When I heard the news of Eugene Peterson’s passing yesterday, one word came to my mind: coincidence. The man who exhorted pastors and leaders to rest entered heaven on his Sabbath on Monday. The pastor to pastors received his promotion to heaven in October, when we celebrate pastor appreciation month.
Personally, his passing reminds me of my Grandma who went to heaven this year also. Both people have had a profound influence on my life.
The first time I encountered Peterson came during my college summer internship reading Eat this Book. This work and his subsequent works I read afterward challenged me the same way; he challenged me to encounter Jesus and scripture authentically in my own heart and life. The occupational hazards of many pastors and leaders result from dismissing God’s work in their own lives.
My friend Harry spent two weeks with Peterson on a retreat. He wrote about the impact on his life in a blog post. One thought Harry shared resonated with me. In a world where pastors have the responsibility to care about leadership, metrics, and growth, Peterson in his writings and sermons grounded pastors to love people and experience Jesus through Sabbath, silence, solitude, etc. Each leader needs both voices in their heads.
Peterson reinforced what I learned about pastoring from one of my mentors, Ron Piedmonte. Pastor Peidmonte encouraged me by his words and actions to commit to loving the people of the church for as long as God had me there. Below Peterson said this in his memoir The Pastor that has grounded and inspired my calling:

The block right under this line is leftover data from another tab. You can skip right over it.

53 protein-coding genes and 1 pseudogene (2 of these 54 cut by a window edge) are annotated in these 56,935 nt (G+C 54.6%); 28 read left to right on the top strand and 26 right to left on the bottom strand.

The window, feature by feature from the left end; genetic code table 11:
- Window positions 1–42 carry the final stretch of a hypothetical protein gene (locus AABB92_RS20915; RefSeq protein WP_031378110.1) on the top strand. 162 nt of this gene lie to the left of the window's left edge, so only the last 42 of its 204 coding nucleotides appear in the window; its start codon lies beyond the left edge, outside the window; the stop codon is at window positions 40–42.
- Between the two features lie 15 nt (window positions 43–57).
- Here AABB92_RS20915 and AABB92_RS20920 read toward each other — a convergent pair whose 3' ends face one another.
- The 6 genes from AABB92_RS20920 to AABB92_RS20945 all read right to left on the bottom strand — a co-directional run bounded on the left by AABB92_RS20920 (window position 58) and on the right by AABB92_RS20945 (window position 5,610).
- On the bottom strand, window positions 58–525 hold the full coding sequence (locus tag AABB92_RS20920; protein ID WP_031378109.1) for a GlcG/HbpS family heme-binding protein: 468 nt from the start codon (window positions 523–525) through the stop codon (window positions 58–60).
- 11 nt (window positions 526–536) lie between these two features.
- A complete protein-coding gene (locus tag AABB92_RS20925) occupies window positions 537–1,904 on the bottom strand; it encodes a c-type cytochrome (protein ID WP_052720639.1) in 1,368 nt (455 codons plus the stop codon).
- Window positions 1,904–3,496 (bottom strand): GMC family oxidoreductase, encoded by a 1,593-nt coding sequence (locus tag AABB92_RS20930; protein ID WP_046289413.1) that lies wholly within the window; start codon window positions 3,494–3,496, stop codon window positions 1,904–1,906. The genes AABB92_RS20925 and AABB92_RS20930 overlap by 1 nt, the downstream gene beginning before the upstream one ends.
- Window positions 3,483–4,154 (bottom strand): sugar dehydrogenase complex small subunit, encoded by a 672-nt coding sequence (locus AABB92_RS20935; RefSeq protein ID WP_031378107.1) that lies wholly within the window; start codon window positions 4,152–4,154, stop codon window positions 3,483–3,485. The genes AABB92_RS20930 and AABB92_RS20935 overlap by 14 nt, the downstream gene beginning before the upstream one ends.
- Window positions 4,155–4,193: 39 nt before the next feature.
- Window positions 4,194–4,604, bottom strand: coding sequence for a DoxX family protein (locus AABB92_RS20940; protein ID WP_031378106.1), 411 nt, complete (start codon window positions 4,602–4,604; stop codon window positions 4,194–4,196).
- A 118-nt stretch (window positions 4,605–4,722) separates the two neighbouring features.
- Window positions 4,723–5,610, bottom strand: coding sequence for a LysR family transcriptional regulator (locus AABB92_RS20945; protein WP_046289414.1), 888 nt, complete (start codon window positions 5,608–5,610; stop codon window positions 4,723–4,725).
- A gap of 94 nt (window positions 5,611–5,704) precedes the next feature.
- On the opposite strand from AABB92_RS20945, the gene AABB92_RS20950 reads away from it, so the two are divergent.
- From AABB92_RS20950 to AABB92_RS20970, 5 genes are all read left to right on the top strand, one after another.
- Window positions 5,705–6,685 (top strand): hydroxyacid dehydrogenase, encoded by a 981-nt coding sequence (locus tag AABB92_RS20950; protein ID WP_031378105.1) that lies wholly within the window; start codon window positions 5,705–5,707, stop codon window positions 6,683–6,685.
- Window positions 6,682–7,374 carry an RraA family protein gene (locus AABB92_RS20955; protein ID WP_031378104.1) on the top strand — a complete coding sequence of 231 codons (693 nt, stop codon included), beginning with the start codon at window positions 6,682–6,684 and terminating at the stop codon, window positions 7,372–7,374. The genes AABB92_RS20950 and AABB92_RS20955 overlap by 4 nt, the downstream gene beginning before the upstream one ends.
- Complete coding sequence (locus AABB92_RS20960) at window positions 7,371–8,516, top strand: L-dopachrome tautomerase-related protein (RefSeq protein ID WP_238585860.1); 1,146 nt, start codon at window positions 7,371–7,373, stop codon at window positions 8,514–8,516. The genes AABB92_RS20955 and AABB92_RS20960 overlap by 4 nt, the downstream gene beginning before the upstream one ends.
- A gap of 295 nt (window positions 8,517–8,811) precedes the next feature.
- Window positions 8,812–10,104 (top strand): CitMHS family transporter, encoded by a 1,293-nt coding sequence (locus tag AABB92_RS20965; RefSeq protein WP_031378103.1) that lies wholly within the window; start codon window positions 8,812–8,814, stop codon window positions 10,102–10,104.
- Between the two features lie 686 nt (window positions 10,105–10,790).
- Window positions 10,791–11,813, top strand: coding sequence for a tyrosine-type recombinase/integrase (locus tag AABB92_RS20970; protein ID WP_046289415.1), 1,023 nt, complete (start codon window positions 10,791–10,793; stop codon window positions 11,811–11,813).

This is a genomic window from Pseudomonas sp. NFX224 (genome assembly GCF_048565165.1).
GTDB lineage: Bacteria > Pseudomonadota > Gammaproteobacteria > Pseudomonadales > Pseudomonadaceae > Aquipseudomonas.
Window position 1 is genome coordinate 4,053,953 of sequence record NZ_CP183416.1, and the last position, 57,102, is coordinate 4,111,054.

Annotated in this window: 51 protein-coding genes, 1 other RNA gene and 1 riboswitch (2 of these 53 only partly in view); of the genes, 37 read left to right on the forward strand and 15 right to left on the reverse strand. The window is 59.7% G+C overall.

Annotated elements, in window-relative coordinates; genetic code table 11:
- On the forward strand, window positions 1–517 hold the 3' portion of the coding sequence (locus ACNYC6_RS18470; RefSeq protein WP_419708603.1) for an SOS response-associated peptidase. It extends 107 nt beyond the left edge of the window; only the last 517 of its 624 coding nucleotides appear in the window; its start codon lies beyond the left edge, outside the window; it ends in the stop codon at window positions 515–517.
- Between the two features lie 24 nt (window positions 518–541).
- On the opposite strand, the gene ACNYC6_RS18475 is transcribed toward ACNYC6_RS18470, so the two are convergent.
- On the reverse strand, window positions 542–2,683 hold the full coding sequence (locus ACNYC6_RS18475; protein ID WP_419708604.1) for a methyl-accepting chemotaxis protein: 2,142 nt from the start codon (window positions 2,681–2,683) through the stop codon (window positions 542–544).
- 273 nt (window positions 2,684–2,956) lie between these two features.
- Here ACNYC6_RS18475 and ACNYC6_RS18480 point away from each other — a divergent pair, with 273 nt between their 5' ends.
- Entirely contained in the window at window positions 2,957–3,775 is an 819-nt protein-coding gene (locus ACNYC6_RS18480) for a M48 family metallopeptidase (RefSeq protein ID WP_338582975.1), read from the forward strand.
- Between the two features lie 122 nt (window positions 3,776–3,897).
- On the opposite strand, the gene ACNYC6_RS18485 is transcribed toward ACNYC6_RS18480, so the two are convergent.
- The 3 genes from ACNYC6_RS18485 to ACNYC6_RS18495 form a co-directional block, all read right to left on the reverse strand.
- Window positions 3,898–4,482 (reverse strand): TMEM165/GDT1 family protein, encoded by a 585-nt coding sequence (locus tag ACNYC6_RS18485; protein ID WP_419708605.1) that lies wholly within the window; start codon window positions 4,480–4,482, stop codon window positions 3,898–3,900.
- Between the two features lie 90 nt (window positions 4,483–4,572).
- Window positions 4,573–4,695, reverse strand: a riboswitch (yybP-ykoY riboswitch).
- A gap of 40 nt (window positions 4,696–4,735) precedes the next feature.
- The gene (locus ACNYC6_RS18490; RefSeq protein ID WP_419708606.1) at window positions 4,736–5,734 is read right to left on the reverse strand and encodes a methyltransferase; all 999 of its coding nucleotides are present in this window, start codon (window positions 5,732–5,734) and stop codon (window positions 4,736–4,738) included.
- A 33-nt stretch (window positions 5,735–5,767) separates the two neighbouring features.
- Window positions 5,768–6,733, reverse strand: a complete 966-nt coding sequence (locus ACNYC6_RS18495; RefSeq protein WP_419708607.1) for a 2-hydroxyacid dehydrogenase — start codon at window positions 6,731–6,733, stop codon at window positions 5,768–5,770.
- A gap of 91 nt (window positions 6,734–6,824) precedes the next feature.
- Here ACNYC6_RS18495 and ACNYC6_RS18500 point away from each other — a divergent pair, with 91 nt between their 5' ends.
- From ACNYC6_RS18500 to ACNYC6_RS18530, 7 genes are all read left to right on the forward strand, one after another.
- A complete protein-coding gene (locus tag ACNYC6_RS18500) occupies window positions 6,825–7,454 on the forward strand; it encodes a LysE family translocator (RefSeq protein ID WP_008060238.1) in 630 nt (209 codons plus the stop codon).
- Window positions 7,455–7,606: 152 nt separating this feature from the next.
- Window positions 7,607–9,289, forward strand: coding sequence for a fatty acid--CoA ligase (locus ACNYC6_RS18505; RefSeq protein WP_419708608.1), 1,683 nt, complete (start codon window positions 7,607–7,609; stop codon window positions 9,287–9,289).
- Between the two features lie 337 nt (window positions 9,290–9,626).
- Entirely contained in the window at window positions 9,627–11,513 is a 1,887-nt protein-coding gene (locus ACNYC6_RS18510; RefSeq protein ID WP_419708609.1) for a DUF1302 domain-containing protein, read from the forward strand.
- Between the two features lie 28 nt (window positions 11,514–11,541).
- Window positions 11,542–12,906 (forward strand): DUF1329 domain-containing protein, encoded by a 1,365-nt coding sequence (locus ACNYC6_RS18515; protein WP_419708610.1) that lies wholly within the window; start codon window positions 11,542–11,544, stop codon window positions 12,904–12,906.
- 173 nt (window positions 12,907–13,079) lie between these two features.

I saw myself assigned to give witness to the sheer livability of the Christian life, that everything in scripture and Jesus was here to be lived. In the mess of work and sin, of families and neighborhoods, my task was to pray and give direction and encourage that lived quality of the gospel — patiently, locally, and personally. Patiently: I would stay with these people; there are no quick or easy ways to do this. Locally: I would embrace the conditions of this place — economics, weather, culture, schools, whatever — so that there would be nothing abstract or piously idealized about what I was doing. Personally: I would know them, know their names, know their homes, know their families, know their work — but I would not pry, I would not treat them as a cause or a project, I would treat them with dignity (pg. 247)
I’m grateful for the influence Peterson has had on my life. His legacy inspires people to experience Jesus, the gospel, and scripture in the real, raw, and everyday rhythm of our lives.
Image by Clappstar / Wikimedia Commons
Also published on Medium.